Banks Now Promoting Mortgage Fraud

By
Services for Real Estate Pros with Marte Cliff Copywriting

Mortgage fraud is on the Upswing, but not from the usual sources...

Wouldn’t you think that with all the uproar over mishandled foreclosures the banks would be trying to follow the letter of the law? At least with regard to loans, if not with handling offers on REO properties.

 

While doing research for a copywriting client the other day, I came across a short blurb saying mortgage fraud is on the upswing. So I decided to find out more.

Since banks are demanding stricter documentation these days, and since appraisers are being super careful lately, I didn’t think they were talking about “liar loans,” but I had to see.

It turns out, they were talking about short sales, and banks that hold second mortgages.

cashBecause the bank that holds the first mortgage gets to decide how many dollars that second lien holder will receive from the sale, those second lien holders are attempting to extort a few extra dollars illegally.

They do have the power to refuse to release their lien so the short sale can close. And they’re using that power to demand “under the table” payment. Often they don’t care if it’s the seller, the buyer, or the real estate agent who pays them. What’s important is that it doesn’t show up on the HUD-1.

They don’t want the first lien holder to know they’re getting the money.

Of course it’s illegal. And of course real estate agents who participate could lose their licenses. But that’s not the bank's concern. They just want the money.

How did we get to a point where banks are above the law?

 

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Ambassador
2,034,642
Todd Clark
Keller Williams Realty - Beaverton, OR
Broker - Beaverton, Oregon Real Estate Expert - (503) 524-9494

We had a bank tell us the other day they needed so much money and when we told them what they were proposing was illegal, they said "We didn't say that, we don't want any one to do anything illegal, we just said it can't be on the HUD" WHAT?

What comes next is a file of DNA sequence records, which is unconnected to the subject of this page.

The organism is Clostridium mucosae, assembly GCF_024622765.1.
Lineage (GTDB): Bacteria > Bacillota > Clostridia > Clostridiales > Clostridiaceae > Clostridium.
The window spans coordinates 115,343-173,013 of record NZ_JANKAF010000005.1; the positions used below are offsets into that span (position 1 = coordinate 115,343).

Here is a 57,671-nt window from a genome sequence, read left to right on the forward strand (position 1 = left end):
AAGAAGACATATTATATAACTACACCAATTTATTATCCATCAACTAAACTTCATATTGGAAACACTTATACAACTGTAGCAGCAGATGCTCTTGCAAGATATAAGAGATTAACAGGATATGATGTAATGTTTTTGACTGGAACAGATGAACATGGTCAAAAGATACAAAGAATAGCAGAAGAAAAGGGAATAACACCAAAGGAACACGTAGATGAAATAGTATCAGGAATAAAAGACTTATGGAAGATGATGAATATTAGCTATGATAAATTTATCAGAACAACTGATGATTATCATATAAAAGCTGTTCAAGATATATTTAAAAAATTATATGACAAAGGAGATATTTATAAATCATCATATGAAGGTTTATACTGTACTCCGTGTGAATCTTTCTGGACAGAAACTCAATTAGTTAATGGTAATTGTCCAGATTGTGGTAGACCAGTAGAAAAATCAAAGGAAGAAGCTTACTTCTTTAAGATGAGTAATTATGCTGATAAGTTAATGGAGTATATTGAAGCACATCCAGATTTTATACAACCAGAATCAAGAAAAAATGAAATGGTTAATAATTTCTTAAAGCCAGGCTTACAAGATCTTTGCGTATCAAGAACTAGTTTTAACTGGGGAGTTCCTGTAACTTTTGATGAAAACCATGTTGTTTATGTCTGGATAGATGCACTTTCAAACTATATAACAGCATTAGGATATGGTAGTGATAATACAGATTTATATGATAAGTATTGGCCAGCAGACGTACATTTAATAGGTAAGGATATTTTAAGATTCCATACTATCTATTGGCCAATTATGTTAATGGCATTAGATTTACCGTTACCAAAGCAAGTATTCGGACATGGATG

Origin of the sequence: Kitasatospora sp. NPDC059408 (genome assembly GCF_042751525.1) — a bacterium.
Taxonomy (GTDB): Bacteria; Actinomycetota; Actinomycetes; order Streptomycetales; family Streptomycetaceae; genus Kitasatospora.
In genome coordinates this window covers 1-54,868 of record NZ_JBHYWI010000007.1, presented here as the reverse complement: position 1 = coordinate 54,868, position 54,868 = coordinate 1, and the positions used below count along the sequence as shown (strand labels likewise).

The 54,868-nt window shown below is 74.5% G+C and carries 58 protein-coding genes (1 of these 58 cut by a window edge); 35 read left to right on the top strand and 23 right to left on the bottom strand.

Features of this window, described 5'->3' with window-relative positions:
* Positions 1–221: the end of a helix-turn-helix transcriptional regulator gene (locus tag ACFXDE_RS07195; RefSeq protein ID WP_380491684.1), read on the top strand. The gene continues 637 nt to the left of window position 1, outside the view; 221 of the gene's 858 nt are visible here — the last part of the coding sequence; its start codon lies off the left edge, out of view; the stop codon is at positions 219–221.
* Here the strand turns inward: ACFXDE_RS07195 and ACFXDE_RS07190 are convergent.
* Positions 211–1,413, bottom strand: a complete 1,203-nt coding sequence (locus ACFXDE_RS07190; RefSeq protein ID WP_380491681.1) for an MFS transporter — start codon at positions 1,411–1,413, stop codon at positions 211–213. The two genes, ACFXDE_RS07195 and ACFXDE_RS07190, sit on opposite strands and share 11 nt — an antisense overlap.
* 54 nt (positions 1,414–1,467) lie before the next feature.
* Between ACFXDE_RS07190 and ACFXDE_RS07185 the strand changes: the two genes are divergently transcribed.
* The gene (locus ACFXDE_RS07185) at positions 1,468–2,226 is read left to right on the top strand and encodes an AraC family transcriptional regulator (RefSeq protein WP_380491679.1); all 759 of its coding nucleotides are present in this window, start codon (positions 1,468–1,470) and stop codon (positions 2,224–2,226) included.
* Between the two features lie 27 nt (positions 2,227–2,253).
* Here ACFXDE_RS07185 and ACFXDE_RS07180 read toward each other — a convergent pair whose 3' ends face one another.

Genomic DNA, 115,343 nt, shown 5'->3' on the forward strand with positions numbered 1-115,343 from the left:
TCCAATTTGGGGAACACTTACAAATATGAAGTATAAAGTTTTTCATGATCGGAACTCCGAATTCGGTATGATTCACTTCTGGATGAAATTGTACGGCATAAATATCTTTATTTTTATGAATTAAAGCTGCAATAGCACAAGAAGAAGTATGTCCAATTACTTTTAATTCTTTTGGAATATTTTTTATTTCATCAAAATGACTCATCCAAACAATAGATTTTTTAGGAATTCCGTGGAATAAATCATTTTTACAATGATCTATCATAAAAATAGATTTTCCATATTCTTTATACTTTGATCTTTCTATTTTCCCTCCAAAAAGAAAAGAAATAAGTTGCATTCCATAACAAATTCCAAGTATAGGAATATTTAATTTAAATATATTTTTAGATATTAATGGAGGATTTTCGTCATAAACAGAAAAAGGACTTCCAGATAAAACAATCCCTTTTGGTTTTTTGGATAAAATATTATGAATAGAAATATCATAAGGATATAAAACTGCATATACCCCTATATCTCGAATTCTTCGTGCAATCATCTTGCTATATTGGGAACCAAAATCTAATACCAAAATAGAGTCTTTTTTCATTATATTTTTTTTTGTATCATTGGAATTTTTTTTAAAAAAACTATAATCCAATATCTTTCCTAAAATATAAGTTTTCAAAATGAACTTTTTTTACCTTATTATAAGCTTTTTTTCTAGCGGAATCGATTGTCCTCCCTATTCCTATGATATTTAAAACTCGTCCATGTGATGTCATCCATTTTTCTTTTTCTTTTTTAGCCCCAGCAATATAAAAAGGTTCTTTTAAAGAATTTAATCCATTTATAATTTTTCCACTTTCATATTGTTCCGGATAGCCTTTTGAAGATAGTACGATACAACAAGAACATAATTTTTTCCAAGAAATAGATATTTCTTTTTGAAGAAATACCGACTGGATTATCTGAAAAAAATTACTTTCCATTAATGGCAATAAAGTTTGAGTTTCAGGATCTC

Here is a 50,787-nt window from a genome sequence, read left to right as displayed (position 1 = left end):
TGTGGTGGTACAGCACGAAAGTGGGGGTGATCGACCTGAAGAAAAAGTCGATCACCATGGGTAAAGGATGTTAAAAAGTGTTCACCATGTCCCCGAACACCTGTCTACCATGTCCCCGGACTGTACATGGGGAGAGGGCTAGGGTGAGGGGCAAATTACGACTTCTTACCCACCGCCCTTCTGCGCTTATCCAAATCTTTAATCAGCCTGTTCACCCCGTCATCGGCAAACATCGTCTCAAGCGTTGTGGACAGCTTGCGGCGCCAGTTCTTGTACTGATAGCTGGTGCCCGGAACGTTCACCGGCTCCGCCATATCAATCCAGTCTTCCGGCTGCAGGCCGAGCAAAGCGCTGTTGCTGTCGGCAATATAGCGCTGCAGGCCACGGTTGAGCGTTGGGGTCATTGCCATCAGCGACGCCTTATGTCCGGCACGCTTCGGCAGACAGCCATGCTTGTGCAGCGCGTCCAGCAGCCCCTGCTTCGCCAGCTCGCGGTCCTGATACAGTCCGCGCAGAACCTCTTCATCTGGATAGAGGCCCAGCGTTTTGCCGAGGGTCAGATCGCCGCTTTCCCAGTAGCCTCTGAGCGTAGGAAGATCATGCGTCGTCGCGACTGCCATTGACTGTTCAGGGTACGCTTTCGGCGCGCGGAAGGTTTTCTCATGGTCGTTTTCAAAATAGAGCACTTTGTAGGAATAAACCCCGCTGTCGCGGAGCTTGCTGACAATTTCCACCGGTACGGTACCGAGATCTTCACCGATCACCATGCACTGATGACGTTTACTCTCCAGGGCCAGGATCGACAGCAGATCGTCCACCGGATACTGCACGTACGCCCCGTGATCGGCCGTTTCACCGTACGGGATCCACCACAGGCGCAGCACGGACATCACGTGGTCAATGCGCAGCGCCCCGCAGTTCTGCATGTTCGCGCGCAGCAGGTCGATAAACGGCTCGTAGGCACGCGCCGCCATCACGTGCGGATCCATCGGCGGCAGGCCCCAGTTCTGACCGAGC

Jun 25, 2011 11:45 AM #8
Rainmaker
824,238
Marte Cliff
Marte Cliff Copywriting - Priest River, ID
your real estate writer

Todd - Sounds like that bank just doesn't understand legal and illegal. Did you set them straight?

Jun 25, 2011 12:01 PM #9
Ambassador
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Patricia Kennedy
Evers & Company Real Estate, Inc. - Washington, DC
For Your Home in the Capital

Hey, Marte!  I included this post in Last Week's Favorites.

Jun 26, 2011 09:52 AM #10
Rainmaker
392,074
Tni LeBlanc
Mint Properties, Tni LeBlanc (805) 878-9879 - Santa Maria, CA
JD, MA, REALTOR, CalBRE # 01871795

Yes, they have been trying this stuff for many years.  

I honestly think that the banks should be prosecuted for this type of behavior.  It is ridiculous.  I have seen less and less of requests for it lately, but maybe because it has come out from under the rug.  Great blog!

Jun 26, 2011 11:26 AM #11
Rainmaker
570,044
Bill Gillhespy
16 Sunview Blvd - Fort Myers Beach, FL
Fort Myers Beach Realtor, Fort Myers Beach Agent - Homes & Condos

Hi Marte,  I just heard of something very similar to your post.  They wanted the money to be paid under the table or with a post dated check but definately off the HUD -1.  Our agent refused and asked the other agent why they would even ask !?!?!

Jun 26, 2011 12:05 PM #12
Rainmaker
824,238
Marte Cliff
Marte Cliff Copywriting - Priest River, ID
your real estate writer

Wow - thanks Patricia!

Tni - Thanks. I think so too - but who would do it? Our "authorities" seem to be giving banks a free pass on anything and everything. An agent would have to be pretty outraged to try to do anything about it - think of the time they'd lose from work.

Bill - I think it would be easy for a new or inexperienced agent to get sucked in, thinking that the bank is in  the position of authority - so if they propose something it must be OK.

 

Jun 26, 2011 12:59 PM #13
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Erica Ramus
Erica Ramus - Ramus Realty Group - Pottsville, PA - Pottsville, PA
MRE, Schuylkill County PA Real Estate

Hi Marte. I've heard of agents being asked to do things like this, and the banks saying unless the agent agreed to it they wouldn't sign off. 

Jun 26, 2011 01:37 PM #14
Rainmaker
824,238
Marte Cliff
Marte Cliff Copywriting - Priest River, ID
your real estate writer

Erica - Yes, they hold the transaction hostage. It's pretty stupid, since they lose it all if the buyer, seller, and agents call their bluff.

Jun 26, 2011 01:42 PM #15
Rainmaker
313,710
Sandy Acevedo
951-290-8588 - Chino Hills, CA
RE/MAX Masters, Inland Empire Homes for Sale

Yes, when I was young and naive, I used to think that banks and the government always had the best intentions for all. Then I grew up.